Game Theory… con't.

Now of course, it must be acknowledged that whenever acts of social disorder result in harm to others, there is a “loss” – whether monetary, psychological, or emotional; this loss is experienced by victims, by the state, and by the community. And when thinking about the “loss”, it must be remembered that a real and significant aspect of losses arising from criminal actions are the costs that arise in responding to those actions.

The fundamental issue however, is not in acknowledging that there are losses that arise from criminal actions; rather it is in considering how those suffering the “loss”, be it the victim, the community, or the state, respond to that loss.

That fundamental issue is whether that response is one that increases the overall “loss”, or one that mitigates the loss as much as possible in the circumstances.

Should our society's response to criminal acts rest on policies that endeavour to give to a zero-sum game outcome, or on policies that endeavour to give a non-zero-sum game outcome? For every situation, the mathematics of game theory can be applied to provide an indication of which course of action is most likely to result in the losses being mitigated as much as possible. But it takes graduate level mathematicians to devise the algorithms that would be required to do this - so where is the value in considering game theory?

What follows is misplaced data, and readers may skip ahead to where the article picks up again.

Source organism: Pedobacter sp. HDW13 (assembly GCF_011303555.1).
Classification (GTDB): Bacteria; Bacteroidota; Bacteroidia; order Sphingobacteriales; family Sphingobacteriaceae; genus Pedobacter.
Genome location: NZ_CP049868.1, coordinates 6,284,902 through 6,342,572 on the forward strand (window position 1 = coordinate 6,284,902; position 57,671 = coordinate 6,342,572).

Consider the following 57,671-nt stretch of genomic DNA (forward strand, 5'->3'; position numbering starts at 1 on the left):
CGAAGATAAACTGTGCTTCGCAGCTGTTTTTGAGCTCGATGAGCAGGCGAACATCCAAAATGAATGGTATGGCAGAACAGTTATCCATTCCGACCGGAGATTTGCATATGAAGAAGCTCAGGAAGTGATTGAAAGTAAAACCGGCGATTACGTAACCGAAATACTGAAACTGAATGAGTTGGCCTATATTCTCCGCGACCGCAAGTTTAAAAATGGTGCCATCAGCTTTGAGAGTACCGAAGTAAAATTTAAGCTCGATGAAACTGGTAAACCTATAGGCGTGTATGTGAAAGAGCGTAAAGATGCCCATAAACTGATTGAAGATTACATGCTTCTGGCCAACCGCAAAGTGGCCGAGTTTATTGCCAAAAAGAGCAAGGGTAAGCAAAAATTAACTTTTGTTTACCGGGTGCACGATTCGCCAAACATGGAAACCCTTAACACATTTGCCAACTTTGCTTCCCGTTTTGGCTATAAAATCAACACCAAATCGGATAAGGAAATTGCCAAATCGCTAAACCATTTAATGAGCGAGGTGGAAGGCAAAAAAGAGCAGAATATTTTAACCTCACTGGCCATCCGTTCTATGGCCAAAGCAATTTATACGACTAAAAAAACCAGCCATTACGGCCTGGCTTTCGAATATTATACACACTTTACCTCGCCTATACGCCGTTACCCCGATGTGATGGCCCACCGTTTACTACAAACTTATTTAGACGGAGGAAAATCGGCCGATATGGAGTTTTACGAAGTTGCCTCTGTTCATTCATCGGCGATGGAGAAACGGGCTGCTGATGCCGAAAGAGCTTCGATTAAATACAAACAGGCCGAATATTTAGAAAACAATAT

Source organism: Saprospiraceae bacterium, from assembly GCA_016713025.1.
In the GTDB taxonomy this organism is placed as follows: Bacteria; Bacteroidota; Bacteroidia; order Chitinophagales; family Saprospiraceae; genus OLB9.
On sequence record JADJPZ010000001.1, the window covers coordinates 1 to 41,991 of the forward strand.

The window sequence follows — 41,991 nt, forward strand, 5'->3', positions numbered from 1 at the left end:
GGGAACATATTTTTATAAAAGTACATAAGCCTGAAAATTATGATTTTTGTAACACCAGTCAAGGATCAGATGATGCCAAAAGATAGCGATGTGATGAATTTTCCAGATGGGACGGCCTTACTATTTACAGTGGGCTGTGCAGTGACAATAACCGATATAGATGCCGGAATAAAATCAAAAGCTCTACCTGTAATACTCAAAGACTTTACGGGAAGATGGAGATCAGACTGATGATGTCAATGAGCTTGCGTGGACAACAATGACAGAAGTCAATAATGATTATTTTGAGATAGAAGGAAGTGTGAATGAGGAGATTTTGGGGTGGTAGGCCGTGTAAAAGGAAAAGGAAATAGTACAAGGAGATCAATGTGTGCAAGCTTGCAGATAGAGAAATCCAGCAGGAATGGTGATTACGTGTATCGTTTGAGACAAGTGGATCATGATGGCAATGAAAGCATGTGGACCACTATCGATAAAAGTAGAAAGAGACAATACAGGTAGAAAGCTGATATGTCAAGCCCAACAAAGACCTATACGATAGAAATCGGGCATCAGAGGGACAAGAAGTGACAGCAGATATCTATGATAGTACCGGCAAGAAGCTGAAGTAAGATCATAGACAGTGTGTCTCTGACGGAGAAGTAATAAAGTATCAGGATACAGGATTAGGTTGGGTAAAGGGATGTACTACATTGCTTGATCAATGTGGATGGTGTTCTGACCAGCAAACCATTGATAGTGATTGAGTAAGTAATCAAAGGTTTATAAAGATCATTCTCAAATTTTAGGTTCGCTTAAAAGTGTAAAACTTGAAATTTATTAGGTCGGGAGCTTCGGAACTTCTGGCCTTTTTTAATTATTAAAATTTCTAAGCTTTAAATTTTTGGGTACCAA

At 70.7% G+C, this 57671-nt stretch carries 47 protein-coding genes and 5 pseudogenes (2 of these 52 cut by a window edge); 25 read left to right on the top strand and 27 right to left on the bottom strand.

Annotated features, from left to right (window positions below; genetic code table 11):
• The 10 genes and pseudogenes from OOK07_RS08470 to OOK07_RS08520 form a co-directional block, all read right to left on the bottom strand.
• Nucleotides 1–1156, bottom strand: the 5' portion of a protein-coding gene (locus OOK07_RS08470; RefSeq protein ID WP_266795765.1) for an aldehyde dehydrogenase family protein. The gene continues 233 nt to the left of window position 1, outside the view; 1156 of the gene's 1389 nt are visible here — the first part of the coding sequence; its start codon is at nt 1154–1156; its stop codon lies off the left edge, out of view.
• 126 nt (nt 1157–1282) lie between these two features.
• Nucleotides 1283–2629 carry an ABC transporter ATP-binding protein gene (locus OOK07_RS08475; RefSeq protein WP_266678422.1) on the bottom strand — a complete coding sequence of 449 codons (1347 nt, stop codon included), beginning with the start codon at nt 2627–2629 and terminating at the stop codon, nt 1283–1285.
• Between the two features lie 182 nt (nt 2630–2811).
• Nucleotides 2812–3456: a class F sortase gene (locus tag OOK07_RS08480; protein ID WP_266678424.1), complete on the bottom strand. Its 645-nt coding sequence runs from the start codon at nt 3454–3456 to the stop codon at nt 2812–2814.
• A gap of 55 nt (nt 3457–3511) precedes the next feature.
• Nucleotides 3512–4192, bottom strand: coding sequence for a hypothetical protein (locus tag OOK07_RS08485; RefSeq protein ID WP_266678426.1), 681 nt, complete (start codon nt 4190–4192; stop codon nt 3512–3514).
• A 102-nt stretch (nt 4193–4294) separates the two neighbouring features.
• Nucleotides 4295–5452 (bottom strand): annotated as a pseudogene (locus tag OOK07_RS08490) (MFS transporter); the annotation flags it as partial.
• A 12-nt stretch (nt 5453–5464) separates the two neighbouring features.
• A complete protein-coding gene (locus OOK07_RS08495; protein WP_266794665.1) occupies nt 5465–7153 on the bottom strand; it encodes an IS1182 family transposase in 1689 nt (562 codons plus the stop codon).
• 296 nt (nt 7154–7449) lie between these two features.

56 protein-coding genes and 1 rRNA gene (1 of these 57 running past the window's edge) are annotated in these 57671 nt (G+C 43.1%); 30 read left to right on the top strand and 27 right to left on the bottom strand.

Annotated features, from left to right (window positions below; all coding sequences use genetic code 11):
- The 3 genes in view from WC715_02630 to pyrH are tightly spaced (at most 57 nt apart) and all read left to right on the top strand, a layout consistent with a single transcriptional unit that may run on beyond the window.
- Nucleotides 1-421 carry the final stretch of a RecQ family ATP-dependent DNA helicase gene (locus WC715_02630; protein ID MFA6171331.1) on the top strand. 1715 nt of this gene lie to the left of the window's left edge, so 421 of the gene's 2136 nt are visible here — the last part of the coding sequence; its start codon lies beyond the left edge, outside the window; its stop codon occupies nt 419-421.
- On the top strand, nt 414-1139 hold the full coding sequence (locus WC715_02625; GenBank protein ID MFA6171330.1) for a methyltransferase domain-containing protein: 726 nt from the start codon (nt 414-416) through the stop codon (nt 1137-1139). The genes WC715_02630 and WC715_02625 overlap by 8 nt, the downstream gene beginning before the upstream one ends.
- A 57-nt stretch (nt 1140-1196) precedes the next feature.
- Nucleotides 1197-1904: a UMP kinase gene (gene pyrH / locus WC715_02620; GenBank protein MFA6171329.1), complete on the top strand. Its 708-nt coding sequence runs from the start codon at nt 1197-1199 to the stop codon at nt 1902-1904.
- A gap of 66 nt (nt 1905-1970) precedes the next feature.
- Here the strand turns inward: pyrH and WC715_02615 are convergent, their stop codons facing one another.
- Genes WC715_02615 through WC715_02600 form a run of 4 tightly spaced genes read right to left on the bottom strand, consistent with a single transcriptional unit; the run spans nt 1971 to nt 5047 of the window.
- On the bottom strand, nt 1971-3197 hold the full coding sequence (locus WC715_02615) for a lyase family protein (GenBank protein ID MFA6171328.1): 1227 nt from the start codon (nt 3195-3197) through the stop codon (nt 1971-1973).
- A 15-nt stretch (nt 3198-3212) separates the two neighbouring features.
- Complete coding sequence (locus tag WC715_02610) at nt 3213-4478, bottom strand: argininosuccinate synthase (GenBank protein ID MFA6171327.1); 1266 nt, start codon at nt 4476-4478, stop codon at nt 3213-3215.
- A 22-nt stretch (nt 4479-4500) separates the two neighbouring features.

Simply put, while the mathematics will provide a very sophisticated analysis, with a “number” that one can refer to at the end of the process, one doesn't have to know what the actual “number” will be in any given instance. All one has to know is that one approach will consistently provide one kind of outcome, and another approach will consistently provide another kind of outcome.

We don't have to utilize esoteric mathematics to “know” that an outcome that results in zero + n is preferable to an outcome that results in zero -n. As the John Howard Society of Alberta has been saying for over 2 decades, and as the continually growing body of scholarly literature continues to demonstrate, a retributive criminal justice system will, in actual practice invariably result in a zero –n outcome. While a criminal justice system based on principals of restorative justice will consistently deliver a zero +n outcome – an outcome where all concerned will come away from the process feeling some measure of having gained something from it.


TAKE NOTICE THAT at the 2008 Annual General Meeting of the Society, a Motion will be presented to the membership present at the Meeting, that The John Howard Society of Alberta Board Policy II.B. [Executive Limitations – Financial Planning] be amended as follows:

Policy II.B., which presently reads

With respect to budgeting, the ED shall not deviate significantly from the Board's stated Ends policies, or jeopardize the fiscal integrity of JHSA.

Shall be amended to read

With respect to budgeting, the ED shall not deviate materially from the Board's stated Ends policies, or jeopardize the fiscal integrity of JHSA.

Rationale:  Policy II.B. sets the limits of Executive actions concerning the financial planning of the Society, and is directed at acts the Executive Director shall not take without prior Board approval. The proposed amendment to this policy replaces the term “significantly”, which is somewhat vague and subjective, with the term “materially”, which is specifically defined in Generally Accepted Accounting Practices [GAAP].

The Board recommends that the membership approve this proposed amendment to the Board Policy.